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Former Secretary of State Colin Powell Dies at Age 84

The retired four-star general died due to complications from COVID-19

 Secretary of State Colin Powell listens as President Bush speaks on trade promotion authority at the Department of State,  April 04, 2002

Corbis Historical / Getty Images

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When Colin Powell was 16 and living in the South Bronx, he wrote an essay about himself as part of an application to the City College of New York, which he would enter just shy of his 17th birthday. Almost 40 years later, the first Black U.S. Secretary of State and Chairman of the Joint Chief of Staffs was writing a book, My American Journey, and retrieved that essay, along with his kindergarten report cards and transcripts of grades, from the board of education.

“What was so striking about it,” Powell, who died at 84 on Oct. 18 of complications from COVID-19 and multiple myeloma, a cancer of the blood, told AARP in 2012, “is that I’m pretty much the same person [now]. What I see in the mirror is still that 16-year-old kid going to college, and that 21-year-old lieutenant going in the army, and that 25-year-old lieutenant getting married. I have said to many people over the years that I have worked hard to not be terribly different.

“Yes, I now have four stars [as a general]. Yes, I’m a cabinet officer, but I’m still that 16-year-old kid. And I have found that not just to be a nice way to be, but a very effective system of leadership and management.”

The son of Jamaican immigrants who rose to the highest levels of the federal executive branch, Colin Luther Powell, by all accounts, achieved his goal of remaining humble, accessible and kind (he also possessed a quick sense of humor), even as he balanced the enormous responsibility of his positions and his role as a trailblazer for people of color.

When word of his death came today, politicians and public figures of both major parties honored the towering figure as a patriot, military leader, and shaper of domestic and international relations in his role as statesman. Powell, a Republican who valued common sense and fairness over party, had argued for social progression on such issues as women’s right to choose and gay rights, more typically associated with Democrats.

President George W. Bush, in whose administration Powell served, called him “a great public servant, starting with his time as a soldier during Vietnam. He was such a favorite of presidents that he earned the Presidential Medal of Freedom — twice.” In 2006, AARP added to his many awards and honors with the Andrus Award for Community Service and positive social change.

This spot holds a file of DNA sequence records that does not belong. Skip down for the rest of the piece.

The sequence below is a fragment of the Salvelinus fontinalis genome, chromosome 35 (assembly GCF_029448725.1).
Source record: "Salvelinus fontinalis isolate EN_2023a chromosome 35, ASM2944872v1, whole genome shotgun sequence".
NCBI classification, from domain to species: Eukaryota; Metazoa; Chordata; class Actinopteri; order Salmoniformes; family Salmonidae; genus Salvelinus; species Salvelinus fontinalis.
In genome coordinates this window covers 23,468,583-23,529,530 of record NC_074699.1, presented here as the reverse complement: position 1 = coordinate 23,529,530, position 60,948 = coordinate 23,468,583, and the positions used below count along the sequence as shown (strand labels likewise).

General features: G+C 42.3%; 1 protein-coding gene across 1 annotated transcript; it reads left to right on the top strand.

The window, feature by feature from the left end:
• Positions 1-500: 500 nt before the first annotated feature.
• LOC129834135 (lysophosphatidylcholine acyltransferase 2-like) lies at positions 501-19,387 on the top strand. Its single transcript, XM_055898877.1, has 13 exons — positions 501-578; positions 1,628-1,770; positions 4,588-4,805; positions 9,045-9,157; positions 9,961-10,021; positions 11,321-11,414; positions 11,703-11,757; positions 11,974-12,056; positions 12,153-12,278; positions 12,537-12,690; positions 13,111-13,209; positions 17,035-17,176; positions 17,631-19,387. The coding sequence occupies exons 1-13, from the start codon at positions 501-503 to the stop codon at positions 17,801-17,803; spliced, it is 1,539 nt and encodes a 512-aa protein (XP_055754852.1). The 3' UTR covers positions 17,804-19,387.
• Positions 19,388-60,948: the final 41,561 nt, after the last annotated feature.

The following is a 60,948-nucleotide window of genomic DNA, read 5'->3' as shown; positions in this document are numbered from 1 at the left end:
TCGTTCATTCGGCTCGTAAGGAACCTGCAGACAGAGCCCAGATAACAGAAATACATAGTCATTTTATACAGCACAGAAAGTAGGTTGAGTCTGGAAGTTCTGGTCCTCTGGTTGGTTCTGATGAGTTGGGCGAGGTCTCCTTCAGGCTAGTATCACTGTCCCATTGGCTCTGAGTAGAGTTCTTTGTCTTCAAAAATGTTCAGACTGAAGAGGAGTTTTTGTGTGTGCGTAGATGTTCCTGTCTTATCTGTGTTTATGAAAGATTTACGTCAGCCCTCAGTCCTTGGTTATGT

Stacey Abrams, a Democrat and the former minority leader of the Georgia House of Representatives, said that he “led with integrity, admitted fallibility and defended democracy.”


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Powell, who, at 52, became the youngest Chairman of the Joint Chiefs of Staff, the highest military position in the Department of Defense, led the U.S. military to victory in the 1991 Persian Gulf War and oversaw 28 crises. But in 2003, he wrestled with President George W. Bush’s decision to invade Iraq. Though he was skeptical of the intelligence about weapons of mass destruction, and had internal struggles with Bush and Vice President Dick Cheney — with whom he’d worked as national security adviser when the former was the House minority leader — Powell nonetheless lent his support to the invasion in a speech before the United Nations.

After Iraq was found not to have weapons of mass destruction, Powell called that speech “painful” and a “blot” on his legacy. “I’m the one who presented it on behalf of the United States to the world,” he said, adding that his presentation “will always be a part of my record.”

Married for 59 years to Birmingham, Alabama, native Alma Johnson, whom he met on a blind date, Powell was a devoted family man and father to daughters Linda and Annemarie and son Michael, a former chairman of the Federal Communications Commission. In 1996, 12 years before Barack Obama was elected the first African American president, the Republican Party considered Powell a possible presidential candidate. But his wife was opposed to it, and he bowed to her wishes.

He seemed not to mind, preferring to remain a regular guy at heart.

“You have to have that kind of grounding in life,” he told AARP. “My hobby for many years was fixing old cars as a way of clearing my head. Very few of the problems that I worked on during my day job lent themselves to that kind of straightforward analysis. All my assistants knew where to find me on a Saturday or Sunday: ‘He’s in the garage, under something.’ It’s important to have that kind of balance in your life.

Alanna Nash is a contributing writer who covers celebrity and entertainment. She has written 10 books, including several on Elvis Presley and Dolly Parton. She received a Country Music Association Media Achievement Award and a Charlie Lamb Award for Excellence in Country Music Journalism.